net/#/resource/5a0ba18d34cc363763e05e99/5d3fa1a0693d0c4895fd5ade/5f43b4718eff639a1b9bb20e/
5f65ecb18eff639a1b9bb2dd.
For this step you should conduct simulations using at least three progressively refined meshes
and then analyse the predicted values of CL and CD to establish what mesh size is suitable for
further simulations.
Next you should also investigate different modelling approaches for momentum closure.
Three possible options are laminar, turbulent - Spallart Almaras, and turbulent - k-epsilon. Us-
ing the grid-converged mesh explore at least two modelling approaches and then by considering
the experimental data from step 2 make an appropriate choice of which turbulence model gives
the best results.
3.4 4: exploring geometric variations
For this step you are asked to vary the geometry to the wing. Please apply the change that has
been specified as part of your instructions from Blackboard.
For thickness variations, simply scale the wing thickness. For chamber line variations,
simply apply curvature to the wig profile.
In this step you make use of CFD’s ability to easily adjust model geometry and to explore
how this influences wing performance without the need to make new physical models. Especially
if you have defined you geometry and mesh parametrically, it can be very easy to explore a
wide range of the design space.
3.5 5: free flight performance estimate
Finally, you want to know how the wing performs in free-flight. That is how does the lift
generation and drag change, once the constraints of the wind-tunnel walls, which constrain the
flow direction above and below the wing are removed. This is easily done by changing the
boundary conditions away from wall to appropriate free-stream conditions.
For this step re-simulate your geometry from step 3 or 4 with a grid independent mesh and
using free-stream boundary conditions. Explore how lift and drag and the flow field change.
4 REPORT CHECKLIST & SUBMISSION
4.1 Report
The overall report should start with an executive summary, followed by an introduction that
set out the aims of the study you report. Finally there should be a conclusion highlights what
you have learned about the applying CFD in the design process of aerodynamic components.
This should highlight advantages and possible pit-falls. The report should be no more 20 pages.
The main section should follow the five steps outlined above. As a minimum this should cover
the following:
Brief description of numerical method being used. This should also explain why the
method(s) are appropriate.
Details on why you have chosen the extend of the fluid domain being modelled, what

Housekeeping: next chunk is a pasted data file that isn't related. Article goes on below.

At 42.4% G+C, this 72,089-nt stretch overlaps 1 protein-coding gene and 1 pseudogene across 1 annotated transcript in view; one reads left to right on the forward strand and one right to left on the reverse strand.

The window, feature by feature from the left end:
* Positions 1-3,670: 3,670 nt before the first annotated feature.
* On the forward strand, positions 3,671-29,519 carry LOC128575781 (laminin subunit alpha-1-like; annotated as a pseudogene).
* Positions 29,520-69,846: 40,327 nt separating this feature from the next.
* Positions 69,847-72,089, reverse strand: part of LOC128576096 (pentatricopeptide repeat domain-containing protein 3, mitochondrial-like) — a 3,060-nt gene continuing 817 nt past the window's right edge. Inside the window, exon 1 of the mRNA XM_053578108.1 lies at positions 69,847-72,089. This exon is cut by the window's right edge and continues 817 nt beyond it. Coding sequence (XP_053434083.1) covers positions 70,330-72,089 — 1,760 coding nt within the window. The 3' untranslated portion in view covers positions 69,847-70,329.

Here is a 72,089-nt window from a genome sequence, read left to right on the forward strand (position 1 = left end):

boundary conditions you have selected, and why these are appropriate. Also include a
description of the blocking structure and mesh refinement that has been applied and use
grid quality metrics to confirm that your mesh is good.
3
Discuss the results from your verification exercise. For this discuss how well CFD and
experiment agreed and what discrepancies were observed. For the discrepancies that exist,
provide some discussion about their possible causes.
Describe the details of your grid dependency study and use the results to identify a mesh
with a sufficient number of cells for the remainder of the analysis.
Discuss the turbulence model that has been selected. This should include any specific
turbulence model settings you have selected (including initial and boundary conditions).
Describe how you have varied the wing geometry and how this has altered performance
and the flow field.
Discuss how the fluid domain and boundary conditions were altered for the free-flight
case. Then discuss the changing these simulation parameters affected your results.
For the comparison between windtunnel and free-flight results you should look a both
at the pressure distribution over the wing and how the flow-field further away from the
wing is affected. Taking vertical slices through the fluid domain some distance up and
downstream of the wing (and maybe some horizontal slices too) and assessing how pressure
or flow direction has been altered may be a good way to do this.
Please keep in mind that this report is not just a box ticking exercise. The above is a list of
minimum content. When marking the report and the submitted files (see below) we will look
at this as a whole package of work. To achieve high marks you need to show that you are
competent in applying CFD to problems like the one specified, that you have the skills to apply
each of the steps in a competent manner, and that you can communicate the findings from each
step at the required standard.
The report will be submitted via Blackboard.
4.2 File Submission
In addition must create the following on your VM. (For students that are not using the course
provided VMs, you will have to log into your course VM and copy across the files.
Create a directory called Assign-1 on the desktop of your VM. We will download a copy
of this directory so that we can assess and mark your simulation work directly. In this
directory create copies of the following:
Three simulation Cases corresponding to the three grid refined simulations from step 3.
These should include the simulation results.
Simulation Case from Step 4. This should include the simulation results.
Simulation Case from Step 5. This should include the simulation results.
Make sure all five case directories have been labelled clearly and all the files to run each of
these cases are included. We will re-run or review the results from some of your cases, so make
sure these cases run.